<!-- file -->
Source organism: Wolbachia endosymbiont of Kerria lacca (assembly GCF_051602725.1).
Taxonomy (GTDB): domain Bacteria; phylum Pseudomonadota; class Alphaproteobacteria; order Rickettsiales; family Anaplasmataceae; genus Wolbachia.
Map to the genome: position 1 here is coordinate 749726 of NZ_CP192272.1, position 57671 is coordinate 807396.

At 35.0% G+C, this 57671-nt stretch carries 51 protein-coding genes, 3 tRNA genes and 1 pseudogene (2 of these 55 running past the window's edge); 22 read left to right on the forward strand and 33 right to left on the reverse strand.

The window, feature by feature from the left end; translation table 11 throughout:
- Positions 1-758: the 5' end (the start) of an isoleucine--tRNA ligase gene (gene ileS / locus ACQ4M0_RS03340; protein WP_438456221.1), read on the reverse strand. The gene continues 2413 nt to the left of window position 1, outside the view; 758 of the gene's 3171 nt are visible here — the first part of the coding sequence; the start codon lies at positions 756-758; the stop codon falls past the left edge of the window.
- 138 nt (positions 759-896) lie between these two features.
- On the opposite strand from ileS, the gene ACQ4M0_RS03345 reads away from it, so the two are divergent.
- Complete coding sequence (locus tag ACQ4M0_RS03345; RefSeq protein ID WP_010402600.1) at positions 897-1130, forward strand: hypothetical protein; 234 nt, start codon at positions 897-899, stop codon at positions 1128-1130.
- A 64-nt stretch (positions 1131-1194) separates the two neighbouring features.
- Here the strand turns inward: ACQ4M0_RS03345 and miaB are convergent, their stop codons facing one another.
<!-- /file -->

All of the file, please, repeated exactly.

Source organism: Wolbachia endosymbiont of Kerria lacca (assembly GCF_051602725.1).
Taxonomy (GTDB): domain Bacteria; phylum Pseudomonadota; class Alphaproteobacteria; order Rickettsiales; family Anaplasmataceae; genus Wolbachia.
Map to the genome: position 1 here is coordinate 749726 of NZ_CP192272.1, position 57671 is coordinate 807396.

At 35.0% G+C, this 57671-nt stretch carries 51 protein-coding genes, 3 tRNA genes and 1 pseudogene (2 of these 55 running past the window's edge); 22 read left to right on the forward strand and 33 right to left on the reverse strand.

The window, feature by feature from the left end; translation table 11 throughout:
- Positions 1-758: the 5' end (the start) of an isoleucine--tRNA ligase gene (gene ileS / locus ACQ4M0_RS03340; protein WP_438456221.1), read on the reverse strand. The gene continues 2413 nt to the left of window position 1, outside the view; 758 of the gene's 3171 nt are visible here — the first part of the coding sequence; the start codon lies at positions 756-758; the stop codon falls past the left edge of the window.
- 138 nt (positions 759-896) lie between these two features.
- On the opposite strand from ileS, the gene ACQ4M0_RS03345 reads away from it, so the two are divergent.
- Complete coding sequence (locus tag ACQ4M0_RS03345; RefSeq protein ID WP_010402600.1) at positions 897-1130, forward strand: hypothetical protein; 234 nt, start codon at positions 897-899, stop codon at positions 1128-1130.
- A 64-nt stretch (positions 1131-1194) separates the two neighbouring features.
- Here the strand turns inward: ACQ4M0_RS03345 and miaB are convergent, their stop codons facing one another.